The birth, life, and acts of King Arthur, of his noble Knights of the Round Table.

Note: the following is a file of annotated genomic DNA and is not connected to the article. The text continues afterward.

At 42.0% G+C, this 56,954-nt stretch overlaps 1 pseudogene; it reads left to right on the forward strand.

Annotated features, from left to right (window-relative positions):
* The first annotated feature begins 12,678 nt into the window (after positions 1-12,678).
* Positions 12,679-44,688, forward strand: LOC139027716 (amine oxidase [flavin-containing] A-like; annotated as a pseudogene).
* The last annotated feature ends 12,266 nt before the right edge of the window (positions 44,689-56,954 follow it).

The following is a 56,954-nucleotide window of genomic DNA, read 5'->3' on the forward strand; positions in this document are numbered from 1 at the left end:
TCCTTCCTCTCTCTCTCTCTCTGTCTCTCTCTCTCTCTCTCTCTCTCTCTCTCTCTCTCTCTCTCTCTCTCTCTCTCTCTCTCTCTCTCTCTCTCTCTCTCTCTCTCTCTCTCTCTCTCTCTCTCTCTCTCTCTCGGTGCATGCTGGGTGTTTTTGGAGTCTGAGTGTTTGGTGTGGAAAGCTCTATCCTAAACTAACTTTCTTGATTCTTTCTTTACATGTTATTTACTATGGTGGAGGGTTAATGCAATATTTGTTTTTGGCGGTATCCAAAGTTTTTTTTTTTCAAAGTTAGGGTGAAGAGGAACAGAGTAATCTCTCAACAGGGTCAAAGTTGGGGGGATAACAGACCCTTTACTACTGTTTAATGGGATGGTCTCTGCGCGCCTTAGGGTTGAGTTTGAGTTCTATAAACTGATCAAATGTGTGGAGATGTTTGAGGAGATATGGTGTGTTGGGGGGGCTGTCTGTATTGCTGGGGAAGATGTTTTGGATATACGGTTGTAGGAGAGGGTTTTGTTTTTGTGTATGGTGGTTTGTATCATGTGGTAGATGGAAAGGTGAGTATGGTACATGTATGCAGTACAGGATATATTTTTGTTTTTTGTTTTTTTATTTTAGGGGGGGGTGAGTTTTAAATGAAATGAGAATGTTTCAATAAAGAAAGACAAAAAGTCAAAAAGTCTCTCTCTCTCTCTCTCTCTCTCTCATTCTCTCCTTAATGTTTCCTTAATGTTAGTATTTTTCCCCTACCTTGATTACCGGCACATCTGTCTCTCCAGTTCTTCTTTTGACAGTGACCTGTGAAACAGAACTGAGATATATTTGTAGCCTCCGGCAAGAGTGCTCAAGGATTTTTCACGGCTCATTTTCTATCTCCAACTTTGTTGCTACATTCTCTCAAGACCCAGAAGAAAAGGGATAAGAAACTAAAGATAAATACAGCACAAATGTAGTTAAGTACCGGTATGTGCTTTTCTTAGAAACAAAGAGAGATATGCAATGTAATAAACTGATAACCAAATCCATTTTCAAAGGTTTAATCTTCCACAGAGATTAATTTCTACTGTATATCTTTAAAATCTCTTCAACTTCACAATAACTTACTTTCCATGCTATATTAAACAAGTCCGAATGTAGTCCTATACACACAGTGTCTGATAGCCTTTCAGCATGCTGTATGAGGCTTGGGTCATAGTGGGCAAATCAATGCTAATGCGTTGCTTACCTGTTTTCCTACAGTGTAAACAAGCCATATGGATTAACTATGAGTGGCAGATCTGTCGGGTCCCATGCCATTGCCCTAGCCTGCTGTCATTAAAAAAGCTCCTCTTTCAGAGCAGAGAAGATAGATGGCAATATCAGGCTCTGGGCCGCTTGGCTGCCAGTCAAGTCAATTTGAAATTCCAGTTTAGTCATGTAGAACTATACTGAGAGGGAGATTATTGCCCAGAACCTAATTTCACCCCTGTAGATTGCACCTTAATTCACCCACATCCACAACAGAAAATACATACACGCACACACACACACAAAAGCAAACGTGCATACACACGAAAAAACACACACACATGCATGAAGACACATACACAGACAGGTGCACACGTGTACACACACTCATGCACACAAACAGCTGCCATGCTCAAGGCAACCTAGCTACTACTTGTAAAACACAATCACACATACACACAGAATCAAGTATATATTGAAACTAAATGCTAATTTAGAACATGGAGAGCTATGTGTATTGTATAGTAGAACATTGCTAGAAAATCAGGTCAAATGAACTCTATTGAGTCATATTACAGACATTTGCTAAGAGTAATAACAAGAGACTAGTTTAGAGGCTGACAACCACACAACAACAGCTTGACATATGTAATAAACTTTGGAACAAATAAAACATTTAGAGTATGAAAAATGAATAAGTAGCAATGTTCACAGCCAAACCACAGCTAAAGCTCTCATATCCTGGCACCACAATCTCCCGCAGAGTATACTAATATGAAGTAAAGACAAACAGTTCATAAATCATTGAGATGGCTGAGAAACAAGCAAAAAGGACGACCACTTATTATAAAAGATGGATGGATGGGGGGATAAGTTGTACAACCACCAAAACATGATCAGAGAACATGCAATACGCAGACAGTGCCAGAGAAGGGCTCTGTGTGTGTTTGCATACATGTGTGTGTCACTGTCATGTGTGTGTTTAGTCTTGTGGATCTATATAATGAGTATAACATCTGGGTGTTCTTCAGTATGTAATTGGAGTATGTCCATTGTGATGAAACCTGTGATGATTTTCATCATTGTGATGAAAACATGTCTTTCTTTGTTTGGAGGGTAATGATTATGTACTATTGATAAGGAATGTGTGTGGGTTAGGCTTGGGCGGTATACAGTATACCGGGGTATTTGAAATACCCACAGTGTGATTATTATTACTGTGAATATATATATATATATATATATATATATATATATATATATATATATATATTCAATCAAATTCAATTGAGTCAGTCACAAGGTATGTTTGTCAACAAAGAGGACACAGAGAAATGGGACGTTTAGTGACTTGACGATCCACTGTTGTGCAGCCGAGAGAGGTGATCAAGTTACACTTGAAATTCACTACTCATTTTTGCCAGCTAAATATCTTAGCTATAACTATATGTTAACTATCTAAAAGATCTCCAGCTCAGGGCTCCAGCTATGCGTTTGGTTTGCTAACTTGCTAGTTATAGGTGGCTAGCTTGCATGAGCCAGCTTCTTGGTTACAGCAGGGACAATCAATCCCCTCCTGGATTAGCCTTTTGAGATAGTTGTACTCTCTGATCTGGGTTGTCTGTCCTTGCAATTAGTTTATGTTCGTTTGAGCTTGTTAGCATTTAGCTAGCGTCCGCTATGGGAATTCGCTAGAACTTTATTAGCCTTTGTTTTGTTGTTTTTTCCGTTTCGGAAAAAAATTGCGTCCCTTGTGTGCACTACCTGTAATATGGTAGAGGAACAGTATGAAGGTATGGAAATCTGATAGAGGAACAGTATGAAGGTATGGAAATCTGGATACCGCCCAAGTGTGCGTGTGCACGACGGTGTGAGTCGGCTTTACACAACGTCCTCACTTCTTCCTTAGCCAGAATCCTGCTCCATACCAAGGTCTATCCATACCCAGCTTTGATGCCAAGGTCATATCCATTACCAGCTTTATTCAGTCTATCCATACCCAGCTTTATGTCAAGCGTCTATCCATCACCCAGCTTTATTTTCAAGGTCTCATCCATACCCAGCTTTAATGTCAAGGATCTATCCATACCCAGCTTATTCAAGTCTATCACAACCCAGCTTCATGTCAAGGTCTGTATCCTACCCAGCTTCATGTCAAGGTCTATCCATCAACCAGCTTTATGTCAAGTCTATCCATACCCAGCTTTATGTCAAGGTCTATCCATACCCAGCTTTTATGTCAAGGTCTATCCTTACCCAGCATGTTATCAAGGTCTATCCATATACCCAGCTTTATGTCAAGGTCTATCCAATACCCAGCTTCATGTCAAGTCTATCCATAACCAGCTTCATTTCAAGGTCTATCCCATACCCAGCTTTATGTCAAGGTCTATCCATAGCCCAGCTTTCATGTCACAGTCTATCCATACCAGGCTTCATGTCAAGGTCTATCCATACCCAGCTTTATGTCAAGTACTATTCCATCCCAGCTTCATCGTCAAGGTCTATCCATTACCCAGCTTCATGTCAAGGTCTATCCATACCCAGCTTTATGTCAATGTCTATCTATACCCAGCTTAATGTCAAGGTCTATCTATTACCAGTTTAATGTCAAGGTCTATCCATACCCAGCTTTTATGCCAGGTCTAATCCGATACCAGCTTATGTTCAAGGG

This book had a deep green cover and long yellow flowers with steams that flowed nicely over the green. These flowers reminded me of a green field on a hot summer day, the field obviously having long yellow flowers sprouting all over it. It reminded me of my many hikes and fields I had happily ran through. Its pages were tinted yellow with age and even included faint gray writing of the pages that press against them since 1909. The pages were tattered and the binding had the signs of wear or tear. The book looked as though it had seen things, after all, it has been around for 111 years. The book has had the hands of different people, with different stories turn its pages to read its story. The book smelt musty, as I would expect from a book of that age. The smell reminded me of an unfinished basement, one that had the boards for the walls but no sheetrock. This brought me back to my old house, we had an unfinished basement that at the time scared my five-year-old self. With memories flooding back of my mother asking me to get something from the basement and me running as fast as I could to do so. Memories of my childhood black lab fighting for his life as he bled in our basement from a dog attack. Needless to say, the smell of the book was not a fond one. As I flipped through the pages of the book, images scattered most of the pages. These images included men and women, some clothed and some not. The pages were scattered with more women than men, women who appeared to be evil, who appeared to be angels, and some regular women doing thinks such as sleeping or praying. The women who appeared to be angry had snake-like hair, reminding me of the myth Medusa. Those who were angles appeared with giant white wings and a long gown. The size of the book was large, 620 pages to be exact. Since the book was large, it was also heavy. So heavy that I would develop back problems if I had to keep it in my backpack. I would compare the weight of the book to two medium-sized textbooks stacked on top of one another, or just two textbooks in your backpack. The size while not unbearable, still larger than most books today. The physical nature of the book that interests me the most is the font. The font itself reminds me of the boring times new roman font of Microsoft word, but the way the pictures are inserted inside the font and the way that the font changes in size interest me. The pictures in the book are inserted along the left or right side of the page. They tend to be small and the text wraps around them. While flipping through the pages of the book, I also noticed that there are times when the font increases in size for a reason that I can’t figure out.